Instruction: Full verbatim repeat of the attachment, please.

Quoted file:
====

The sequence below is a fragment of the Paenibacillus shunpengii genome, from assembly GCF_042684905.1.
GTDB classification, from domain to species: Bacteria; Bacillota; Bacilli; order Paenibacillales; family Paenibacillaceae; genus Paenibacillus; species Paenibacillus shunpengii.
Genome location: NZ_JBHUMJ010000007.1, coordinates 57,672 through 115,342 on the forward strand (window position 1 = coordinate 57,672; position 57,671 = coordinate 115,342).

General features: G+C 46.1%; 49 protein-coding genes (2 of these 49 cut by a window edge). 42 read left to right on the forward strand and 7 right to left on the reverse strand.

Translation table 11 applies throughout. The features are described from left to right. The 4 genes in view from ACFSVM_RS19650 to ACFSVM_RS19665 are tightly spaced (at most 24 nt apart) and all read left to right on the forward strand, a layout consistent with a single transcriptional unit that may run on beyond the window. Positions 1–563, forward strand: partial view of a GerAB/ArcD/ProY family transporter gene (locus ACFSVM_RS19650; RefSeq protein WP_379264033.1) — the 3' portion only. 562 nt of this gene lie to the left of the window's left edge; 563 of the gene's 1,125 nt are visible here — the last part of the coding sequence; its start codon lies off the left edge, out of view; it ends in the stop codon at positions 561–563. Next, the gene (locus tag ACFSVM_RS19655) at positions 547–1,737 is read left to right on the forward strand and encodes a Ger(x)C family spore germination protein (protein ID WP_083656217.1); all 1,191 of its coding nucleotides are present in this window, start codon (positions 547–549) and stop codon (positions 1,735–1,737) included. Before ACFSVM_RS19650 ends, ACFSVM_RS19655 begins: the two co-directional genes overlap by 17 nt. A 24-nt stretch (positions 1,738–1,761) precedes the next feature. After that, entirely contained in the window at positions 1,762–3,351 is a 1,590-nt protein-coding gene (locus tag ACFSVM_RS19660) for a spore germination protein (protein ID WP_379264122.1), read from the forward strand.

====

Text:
The sequence below is a fragment of the Paenibacillus shunpengii genome, from assembly GCF_042684905.1.
GTDB classification, from domain to species: Bacteria; Bacillota; Bacilli; order Paenibacillales; family Paenibacillaceae; genus Paenibacillus; species Paenibacillus shunpengii.
Genome location: NZ_JBHUMJ010000007.1, coordinates 57,672 through 115,342 on the forward strand (window position 1 = coordinate 57,672; position 57,671 = coordinate 115,342).

General features: G+C 46.1%; 49 protein-coding genes (2 of these 49 cut by a window edge). 42 read left to right on the forward strand and 7 right to left on the reverse strand.

Translation table 11 applies throughout. The features are described from left to right. The 4 genes in view from ACFSVM_RS19650 to ACFSVM_RS19665 are tightly spaced (at most 24 nt apart) and all read left to right on the forward strand, a layout consistent with a single transcriptional unit that may run on beyond the window. Positions 1–563, forward strand: partial view of a GerAB/ArcD/ProY family transporter gene (locus ACFSVM_RS19650; RefSeq protein WP_379264033.1) — the 3' portion only. 562 nt of this gene lie to the left of the window's left edge; 563 of the gene's 1,125 nt are visible here — the last part of the coding sequence; its start codon lies off the left edge, out of view; it ends in the stop codon at positions 561–563. Next, the gene (locus tag ACFSVM_RS19655) at positions 547–1,737 is read left to right on the forward strand and encodes a Ger(x)C family spore germination protein (protein ID WP_083656217.1); all 1,191 of its coding nucleotides are present in this window, start codon (positions 547–549) and stop codon (positions 1,735–1,737) included. Before ACFSVM_RS19650 ends, ACFSVM_RS19655 begins: the two co-directional genes overlap by 17 nt. A 24-nt stretch (positions 1,738–1,761) precedes the next feature. After that, entirely contained in the window at positions 1,762–3,351 is a 1,590-nt protein-coding gene (locus tag ACFSVM_RS19660) for a spore germination protein (protein ID WP_379264122.1), read from the forward strand.